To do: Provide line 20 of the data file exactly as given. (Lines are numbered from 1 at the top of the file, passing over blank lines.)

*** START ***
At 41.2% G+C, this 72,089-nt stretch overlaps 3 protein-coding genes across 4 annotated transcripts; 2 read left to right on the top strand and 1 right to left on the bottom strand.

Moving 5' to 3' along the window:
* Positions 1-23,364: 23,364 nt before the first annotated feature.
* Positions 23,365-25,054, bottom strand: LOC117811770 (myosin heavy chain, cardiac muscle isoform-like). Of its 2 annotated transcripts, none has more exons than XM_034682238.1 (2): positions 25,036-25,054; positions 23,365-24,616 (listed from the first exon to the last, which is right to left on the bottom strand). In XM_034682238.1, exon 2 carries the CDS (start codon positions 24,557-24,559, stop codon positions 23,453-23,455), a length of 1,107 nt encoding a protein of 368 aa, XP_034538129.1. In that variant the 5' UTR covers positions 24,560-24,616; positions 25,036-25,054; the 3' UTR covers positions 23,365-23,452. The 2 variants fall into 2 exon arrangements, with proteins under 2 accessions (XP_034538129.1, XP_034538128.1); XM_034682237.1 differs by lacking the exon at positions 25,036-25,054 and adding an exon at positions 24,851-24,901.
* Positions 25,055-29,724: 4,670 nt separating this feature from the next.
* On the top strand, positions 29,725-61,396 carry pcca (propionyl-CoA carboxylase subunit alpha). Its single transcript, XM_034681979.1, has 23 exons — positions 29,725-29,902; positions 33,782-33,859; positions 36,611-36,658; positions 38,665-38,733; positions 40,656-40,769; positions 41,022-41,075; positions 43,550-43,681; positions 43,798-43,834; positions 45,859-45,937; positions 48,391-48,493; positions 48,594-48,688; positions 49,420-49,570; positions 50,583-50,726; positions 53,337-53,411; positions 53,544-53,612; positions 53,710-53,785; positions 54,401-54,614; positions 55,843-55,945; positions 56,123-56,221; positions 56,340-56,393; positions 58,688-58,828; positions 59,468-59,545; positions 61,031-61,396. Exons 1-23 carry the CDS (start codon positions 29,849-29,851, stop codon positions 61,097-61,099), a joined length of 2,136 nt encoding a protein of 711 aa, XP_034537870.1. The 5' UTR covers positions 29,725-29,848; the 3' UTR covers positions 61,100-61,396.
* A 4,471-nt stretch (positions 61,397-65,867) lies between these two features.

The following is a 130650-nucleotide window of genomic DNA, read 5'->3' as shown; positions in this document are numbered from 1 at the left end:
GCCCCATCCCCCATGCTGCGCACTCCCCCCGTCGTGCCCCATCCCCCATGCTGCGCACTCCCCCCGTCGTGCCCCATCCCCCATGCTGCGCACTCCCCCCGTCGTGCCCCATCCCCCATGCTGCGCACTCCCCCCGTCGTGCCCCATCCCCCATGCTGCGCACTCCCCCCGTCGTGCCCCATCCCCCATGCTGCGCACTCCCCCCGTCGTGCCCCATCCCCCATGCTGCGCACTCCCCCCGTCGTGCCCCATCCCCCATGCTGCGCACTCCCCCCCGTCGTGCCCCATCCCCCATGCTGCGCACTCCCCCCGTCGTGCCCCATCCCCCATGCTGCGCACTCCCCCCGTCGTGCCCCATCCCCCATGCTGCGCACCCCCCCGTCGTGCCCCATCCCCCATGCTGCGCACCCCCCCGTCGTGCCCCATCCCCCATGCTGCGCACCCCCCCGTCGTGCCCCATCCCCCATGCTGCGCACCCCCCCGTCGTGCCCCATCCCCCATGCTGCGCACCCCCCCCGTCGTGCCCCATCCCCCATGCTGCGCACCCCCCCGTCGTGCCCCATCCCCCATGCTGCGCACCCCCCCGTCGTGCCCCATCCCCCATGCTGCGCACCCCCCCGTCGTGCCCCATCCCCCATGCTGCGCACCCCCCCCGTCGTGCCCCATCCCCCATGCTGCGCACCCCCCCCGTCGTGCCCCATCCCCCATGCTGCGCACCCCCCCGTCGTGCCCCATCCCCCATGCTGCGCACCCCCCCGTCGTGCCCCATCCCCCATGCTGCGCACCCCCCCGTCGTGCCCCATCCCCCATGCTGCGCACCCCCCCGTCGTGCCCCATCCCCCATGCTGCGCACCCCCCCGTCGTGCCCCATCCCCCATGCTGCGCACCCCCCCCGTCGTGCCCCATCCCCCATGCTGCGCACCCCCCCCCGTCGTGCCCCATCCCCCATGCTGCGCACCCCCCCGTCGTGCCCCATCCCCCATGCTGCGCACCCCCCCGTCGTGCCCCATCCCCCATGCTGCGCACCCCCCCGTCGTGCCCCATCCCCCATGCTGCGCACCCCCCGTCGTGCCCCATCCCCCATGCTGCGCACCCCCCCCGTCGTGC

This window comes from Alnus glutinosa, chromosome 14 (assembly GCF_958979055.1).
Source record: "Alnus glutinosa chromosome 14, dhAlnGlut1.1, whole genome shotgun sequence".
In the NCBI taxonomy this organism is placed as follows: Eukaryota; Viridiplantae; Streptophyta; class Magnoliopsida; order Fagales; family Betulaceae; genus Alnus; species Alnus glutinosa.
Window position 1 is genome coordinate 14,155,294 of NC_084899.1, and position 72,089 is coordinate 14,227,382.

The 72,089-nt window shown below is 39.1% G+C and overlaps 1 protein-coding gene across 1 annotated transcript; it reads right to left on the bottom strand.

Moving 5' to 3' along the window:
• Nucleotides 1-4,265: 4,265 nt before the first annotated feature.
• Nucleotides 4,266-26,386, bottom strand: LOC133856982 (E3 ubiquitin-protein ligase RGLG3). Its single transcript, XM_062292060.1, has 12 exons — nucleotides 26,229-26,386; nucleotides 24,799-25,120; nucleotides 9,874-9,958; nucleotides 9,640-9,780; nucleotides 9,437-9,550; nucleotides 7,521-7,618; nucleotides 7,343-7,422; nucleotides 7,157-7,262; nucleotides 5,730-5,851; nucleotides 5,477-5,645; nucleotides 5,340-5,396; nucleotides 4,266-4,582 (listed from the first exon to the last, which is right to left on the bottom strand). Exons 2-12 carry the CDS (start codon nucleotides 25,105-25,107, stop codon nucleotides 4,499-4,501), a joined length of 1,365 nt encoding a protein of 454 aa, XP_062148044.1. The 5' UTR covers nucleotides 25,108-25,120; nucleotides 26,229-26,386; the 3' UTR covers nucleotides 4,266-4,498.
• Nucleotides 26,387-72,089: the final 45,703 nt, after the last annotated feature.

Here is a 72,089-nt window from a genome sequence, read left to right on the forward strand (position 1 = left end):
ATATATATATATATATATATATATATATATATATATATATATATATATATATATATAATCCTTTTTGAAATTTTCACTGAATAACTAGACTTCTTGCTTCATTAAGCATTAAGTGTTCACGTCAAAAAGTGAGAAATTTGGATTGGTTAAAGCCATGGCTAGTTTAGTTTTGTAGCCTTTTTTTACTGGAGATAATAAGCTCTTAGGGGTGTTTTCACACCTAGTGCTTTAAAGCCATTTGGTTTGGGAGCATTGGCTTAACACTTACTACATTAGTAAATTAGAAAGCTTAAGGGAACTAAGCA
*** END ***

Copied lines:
ATATATATATATATATATATATATATATATATATATATATATATATATATATATATAATCCTTTTTGAAATTTTCACTGAATAACTAGACTTCTTGCTTCATTAAGCATTAAGTGTTCACGTCAAAAAGTGAGAAATTTGGATTGGTTAAAGCCATGGCTAGTTTAGTTTTGTAGCCTTTTTTTACTGGAGATAATAAGCTCTTAGGGGTGTTTTCACACCTAGTGCTTTAAAGCCATTTGGTTTGGGAGCATTGGCTTAACACTTACTACATTAGTAAATTAGAAAGCTTAAGGGAACTAAGCA